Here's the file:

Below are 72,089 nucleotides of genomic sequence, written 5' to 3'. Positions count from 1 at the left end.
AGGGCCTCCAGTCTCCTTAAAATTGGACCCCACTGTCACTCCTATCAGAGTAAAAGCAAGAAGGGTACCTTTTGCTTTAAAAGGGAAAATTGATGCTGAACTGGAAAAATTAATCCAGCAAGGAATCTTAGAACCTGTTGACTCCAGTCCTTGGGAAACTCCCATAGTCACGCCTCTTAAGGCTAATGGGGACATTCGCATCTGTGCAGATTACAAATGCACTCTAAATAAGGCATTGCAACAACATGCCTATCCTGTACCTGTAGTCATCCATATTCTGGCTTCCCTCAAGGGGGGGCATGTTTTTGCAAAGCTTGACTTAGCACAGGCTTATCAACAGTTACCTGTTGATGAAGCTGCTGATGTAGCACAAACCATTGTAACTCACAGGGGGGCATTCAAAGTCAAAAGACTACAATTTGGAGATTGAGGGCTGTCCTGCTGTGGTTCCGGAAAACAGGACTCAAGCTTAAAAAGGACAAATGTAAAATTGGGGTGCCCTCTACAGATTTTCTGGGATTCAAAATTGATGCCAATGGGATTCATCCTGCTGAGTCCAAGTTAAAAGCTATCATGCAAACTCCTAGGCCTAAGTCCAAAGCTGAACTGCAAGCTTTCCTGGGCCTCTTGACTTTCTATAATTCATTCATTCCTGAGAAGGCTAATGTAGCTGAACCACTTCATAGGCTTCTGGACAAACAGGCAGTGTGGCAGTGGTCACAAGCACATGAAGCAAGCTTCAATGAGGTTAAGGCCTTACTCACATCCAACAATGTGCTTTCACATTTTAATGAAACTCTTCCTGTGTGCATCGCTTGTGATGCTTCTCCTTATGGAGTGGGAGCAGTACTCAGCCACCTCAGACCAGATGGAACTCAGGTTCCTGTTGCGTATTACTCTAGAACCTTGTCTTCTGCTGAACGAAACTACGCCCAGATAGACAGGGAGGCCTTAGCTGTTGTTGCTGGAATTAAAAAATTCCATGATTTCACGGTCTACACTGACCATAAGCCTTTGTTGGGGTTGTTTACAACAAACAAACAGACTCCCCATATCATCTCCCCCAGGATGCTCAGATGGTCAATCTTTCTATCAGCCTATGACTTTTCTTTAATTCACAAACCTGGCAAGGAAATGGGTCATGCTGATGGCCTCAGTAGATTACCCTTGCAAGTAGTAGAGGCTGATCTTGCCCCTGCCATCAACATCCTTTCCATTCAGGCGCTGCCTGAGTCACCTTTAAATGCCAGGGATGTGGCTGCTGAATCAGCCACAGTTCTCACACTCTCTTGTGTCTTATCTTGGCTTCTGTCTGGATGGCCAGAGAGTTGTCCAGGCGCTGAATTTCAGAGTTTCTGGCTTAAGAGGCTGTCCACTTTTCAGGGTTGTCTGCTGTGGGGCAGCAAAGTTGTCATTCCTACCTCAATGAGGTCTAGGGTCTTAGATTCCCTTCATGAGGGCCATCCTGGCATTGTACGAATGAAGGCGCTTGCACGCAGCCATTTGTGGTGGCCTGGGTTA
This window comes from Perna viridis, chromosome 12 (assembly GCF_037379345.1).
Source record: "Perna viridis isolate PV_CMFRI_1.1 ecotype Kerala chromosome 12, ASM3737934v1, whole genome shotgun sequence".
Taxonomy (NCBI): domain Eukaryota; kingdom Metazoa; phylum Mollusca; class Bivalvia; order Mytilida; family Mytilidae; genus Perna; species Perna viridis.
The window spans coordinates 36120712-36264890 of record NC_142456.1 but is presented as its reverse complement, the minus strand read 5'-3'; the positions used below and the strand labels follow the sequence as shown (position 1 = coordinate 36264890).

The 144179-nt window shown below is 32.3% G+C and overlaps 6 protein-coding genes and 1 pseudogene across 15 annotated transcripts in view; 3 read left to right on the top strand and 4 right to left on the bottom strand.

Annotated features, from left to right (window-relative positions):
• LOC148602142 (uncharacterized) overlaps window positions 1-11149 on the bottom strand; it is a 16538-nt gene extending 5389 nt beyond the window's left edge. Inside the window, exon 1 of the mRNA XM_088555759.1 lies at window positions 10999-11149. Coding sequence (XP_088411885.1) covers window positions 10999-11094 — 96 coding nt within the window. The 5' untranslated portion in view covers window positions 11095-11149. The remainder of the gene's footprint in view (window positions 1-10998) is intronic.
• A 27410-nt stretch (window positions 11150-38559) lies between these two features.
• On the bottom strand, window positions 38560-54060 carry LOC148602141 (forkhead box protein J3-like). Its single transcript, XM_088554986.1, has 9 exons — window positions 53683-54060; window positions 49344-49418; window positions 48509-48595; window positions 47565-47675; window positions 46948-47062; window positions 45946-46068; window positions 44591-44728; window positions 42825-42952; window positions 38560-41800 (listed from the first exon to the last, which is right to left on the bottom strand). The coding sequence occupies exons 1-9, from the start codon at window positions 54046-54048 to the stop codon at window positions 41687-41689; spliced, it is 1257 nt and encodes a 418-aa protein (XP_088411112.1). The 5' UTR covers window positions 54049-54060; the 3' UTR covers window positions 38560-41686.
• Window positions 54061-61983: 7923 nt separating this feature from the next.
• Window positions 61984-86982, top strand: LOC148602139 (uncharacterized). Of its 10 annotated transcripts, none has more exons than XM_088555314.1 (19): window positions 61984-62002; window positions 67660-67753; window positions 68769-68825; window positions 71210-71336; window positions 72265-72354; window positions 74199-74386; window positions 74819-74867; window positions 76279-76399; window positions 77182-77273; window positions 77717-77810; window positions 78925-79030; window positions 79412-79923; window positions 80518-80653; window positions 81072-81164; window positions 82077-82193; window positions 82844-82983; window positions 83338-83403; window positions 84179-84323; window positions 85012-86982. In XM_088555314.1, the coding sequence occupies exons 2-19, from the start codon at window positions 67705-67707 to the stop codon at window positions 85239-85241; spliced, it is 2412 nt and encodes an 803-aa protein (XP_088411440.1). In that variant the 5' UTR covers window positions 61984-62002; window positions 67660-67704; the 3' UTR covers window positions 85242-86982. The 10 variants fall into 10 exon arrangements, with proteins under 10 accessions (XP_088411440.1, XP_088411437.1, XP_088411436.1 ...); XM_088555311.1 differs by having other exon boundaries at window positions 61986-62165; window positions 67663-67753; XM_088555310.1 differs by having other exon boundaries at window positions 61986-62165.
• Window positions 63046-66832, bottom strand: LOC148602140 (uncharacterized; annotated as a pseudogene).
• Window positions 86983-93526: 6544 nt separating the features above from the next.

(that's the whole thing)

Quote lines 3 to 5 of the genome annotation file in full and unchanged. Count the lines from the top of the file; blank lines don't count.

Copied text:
This window comes from Perna viridis, chromosome 12 (assembly GCF_037379345.1).
Source record: "Perna viridis isolate PV_CMFRI_1.1 ecotype Kerala chromosome 12, ASM3737934v1, whole genome shotgun sequence".
Taxonomy (NCBI): domain Eukaryota; kingdom Metazoa; phylum Mollusca; class Bivalvia; order Mytilida; family Mytilidae; genus Perna; species Perna viridis.